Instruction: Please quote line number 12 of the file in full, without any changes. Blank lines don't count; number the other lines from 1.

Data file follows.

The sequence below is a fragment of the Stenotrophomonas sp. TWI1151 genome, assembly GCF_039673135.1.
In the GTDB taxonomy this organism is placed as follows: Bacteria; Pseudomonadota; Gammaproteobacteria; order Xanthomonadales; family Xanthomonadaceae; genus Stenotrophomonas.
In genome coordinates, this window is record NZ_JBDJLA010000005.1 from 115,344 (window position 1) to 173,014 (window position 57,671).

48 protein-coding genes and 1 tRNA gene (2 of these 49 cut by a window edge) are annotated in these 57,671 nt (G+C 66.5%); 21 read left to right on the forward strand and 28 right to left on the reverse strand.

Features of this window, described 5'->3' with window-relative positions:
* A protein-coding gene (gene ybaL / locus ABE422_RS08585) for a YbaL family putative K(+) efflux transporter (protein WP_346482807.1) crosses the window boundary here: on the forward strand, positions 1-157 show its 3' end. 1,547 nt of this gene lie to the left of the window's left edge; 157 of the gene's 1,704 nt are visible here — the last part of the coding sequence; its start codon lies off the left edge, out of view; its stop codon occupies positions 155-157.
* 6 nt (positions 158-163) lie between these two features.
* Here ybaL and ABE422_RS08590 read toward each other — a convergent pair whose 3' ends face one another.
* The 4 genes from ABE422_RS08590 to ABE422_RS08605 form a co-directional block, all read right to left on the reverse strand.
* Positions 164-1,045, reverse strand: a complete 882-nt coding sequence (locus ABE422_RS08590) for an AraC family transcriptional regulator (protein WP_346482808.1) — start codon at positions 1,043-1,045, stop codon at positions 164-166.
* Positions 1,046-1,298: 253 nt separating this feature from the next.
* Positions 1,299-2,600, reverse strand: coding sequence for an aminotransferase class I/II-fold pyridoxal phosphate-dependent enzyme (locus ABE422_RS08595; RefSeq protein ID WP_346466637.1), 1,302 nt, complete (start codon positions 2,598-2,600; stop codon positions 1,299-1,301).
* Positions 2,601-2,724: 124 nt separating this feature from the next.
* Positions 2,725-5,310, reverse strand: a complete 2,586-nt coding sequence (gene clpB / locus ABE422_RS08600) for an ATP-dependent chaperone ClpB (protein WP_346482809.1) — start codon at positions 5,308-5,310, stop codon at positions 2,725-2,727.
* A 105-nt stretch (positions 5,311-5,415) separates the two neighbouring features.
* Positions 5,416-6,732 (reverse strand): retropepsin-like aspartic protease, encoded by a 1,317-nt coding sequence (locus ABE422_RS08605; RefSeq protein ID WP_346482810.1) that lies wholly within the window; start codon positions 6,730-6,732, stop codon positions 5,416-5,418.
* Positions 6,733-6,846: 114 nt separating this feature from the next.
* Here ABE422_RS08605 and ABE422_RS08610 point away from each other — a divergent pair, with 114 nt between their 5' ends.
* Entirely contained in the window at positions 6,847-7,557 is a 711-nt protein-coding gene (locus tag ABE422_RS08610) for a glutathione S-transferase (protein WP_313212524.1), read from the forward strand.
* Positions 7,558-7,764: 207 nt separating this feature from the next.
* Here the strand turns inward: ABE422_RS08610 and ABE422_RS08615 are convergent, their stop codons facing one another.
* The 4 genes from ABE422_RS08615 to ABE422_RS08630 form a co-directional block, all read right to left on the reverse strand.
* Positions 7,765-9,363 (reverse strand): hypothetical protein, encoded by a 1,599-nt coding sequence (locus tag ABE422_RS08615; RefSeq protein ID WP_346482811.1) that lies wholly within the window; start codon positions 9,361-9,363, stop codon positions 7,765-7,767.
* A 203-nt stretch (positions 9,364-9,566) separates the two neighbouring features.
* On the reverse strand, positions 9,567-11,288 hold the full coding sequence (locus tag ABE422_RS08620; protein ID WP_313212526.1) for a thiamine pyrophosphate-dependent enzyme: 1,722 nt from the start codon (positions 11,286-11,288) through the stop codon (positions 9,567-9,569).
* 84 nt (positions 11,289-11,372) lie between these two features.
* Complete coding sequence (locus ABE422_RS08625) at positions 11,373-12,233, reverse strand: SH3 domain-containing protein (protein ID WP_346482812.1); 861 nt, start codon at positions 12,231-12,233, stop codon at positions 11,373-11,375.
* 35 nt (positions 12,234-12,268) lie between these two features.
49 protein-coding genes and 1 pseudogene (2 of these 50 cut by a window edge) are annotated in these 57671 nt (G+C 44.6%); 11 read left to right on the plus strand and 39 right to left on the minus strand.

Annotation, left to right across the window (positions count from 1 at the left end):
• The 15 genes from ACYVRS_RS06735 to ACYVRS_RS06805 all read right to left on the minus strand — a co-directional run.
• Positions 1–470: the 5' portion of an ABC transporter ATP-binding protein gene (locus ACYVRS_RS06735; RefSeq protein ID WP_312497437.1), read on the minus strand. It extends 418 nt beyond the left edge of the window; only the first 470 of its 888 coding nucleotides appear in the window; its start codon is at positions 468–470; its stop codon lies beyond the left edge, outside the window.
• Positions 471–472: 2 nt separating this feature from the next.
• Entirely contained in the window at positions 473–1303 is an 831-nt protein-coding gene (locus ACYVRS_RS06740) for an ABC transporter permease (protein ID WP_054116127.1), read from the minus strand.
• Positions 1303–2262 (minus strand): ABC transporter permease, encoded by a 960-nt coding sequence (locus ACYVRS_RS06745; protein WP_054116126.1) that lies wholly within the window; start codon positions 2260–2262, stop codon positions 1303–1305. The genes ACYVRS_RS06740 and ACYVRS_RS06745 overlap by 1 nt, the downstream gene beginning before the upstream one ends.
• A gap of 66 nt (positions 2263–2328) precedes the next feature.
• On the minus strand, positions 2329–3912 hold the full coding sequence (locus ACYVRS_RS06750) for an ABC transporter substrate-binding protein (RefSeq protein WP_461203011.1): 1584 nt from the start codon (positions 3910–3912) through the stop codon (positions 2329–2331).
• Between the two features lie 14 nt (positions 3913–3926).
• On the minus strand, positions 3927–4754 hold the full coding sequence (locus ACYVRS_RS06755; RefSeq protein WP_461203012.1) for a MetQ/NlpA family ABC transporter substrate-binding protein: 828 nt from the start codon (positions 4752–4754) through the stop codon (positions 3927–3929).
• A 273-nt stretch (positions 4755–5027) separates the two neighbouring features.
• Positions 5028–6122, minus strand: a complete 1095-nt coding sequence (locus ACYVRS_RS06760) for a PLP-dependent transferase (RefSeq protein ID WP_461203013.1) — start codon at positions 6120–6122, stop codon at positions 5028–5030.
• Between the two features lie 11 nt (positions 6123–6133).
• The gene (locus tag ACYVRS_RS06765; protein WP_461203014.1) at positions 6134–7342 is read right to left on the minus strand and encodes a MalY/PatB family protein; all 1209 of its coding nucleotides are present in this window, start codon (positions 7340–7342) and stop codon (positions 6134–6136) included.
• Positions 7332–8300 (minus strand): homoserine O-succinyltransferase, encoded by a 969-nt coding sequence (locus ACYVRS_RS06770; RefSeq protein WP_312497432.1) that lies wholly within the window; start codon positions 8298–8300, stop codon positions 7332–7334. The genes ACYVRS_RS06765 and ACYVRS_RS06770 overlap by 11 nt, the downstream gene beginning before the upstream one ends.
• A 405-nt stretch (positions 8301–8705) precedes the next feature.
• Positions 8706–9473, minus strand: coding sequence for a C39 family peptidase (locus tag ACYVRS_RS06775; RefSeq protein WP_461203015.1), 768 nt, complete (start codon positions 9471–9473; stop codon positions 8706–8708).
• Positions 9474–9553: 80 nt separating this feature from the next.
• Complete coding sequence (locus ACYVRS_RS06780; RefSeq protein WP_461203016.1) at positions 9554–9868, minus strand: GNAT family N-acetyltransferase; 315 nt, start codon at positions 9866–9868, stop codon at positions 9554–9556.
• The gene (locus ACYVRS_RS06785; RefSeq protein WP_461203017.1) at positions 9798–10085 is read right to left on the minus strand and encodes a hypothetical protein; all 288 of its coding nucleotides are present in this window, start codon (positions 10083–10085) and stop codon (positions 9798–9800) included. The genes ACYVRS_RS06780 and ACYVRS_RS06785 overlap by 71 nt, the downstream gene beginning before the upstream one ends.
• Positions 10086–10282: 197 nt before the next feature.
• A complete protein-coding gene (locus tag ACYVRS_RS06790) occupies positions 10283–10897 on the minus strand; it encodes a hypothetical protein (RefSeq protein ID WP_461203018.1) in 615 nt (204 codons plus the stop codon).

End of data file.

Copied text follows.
* Positions 1,299-2,600, reverse strand: coding sequence for an aminotransferase class I/II-fold pyridoxal phosphate-dependent enzyme (locus ABE422_RS08595; RefSeq protein ID WP_346466637.1), 1,302 nt, complete (start codon positions 2,598-2,600; stop codon positions 1,299-1,301).